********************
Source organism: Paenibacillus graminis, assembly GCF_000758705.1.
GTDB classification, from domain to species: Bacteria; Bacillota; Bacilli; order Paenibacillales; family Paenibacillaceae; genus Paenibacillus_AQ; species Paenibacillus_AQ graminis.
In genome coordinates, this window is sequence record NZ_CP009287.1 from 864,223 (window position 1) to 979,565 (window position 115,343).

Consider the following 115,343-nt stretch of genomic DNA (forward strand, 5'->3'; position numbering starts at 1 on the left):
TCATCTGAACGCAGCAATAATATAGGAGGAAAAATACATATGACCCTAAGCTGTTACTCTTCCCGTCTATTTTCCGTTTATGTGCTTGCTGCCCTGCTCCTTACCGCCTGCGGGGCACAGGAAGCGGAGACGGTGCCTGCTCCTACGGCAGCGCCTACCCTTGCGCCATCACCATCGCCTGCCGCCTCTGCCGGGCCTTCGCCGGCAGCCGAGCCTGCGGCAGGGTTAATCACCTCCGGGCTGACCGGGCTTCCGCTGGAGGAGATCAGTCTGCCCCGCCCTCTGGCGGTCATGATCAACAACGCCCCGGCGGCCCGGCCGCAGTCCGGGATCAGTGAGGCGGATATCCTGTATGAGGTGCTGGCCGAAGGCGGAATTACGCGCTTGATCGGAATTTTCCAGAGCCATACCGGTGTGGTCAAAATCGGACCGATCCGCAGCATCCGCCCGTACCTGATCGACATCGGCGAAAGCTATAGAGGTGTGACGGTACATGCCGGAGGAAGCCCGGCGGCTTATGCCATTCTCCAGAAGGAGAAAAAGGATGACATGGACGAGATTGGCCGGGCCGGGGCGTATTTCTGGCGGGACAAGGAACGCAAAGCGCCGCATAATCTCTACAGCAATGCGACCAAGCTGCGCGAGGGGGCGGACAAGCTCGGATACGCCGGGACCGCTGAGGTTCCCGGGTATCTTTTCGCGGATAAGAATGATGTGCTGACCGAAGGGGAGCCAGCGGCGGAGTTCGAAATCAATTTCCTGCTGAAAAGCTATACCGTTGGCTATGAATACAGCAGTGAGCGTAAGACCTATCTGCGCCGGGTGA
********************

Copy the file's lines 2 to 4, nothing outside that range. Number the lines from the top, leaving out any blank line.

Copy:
GTDB classification, from domain to species: Bacteria; Bacillota; Bacilli; order Paenibacillales; family Paenibacillaceae; genus Paenibacillus_AQ; species Paenibacillus_AQ graminis.
In genome coordinates, this window is sequence record NZ_CP009287.1 from 864,223 (window position 1) to 979,565 (window position 115,343).

Consider the following 115,343-nt stretch of genomic DNA (forward strand, 5'->3'; position numbering starts at 1 on the left):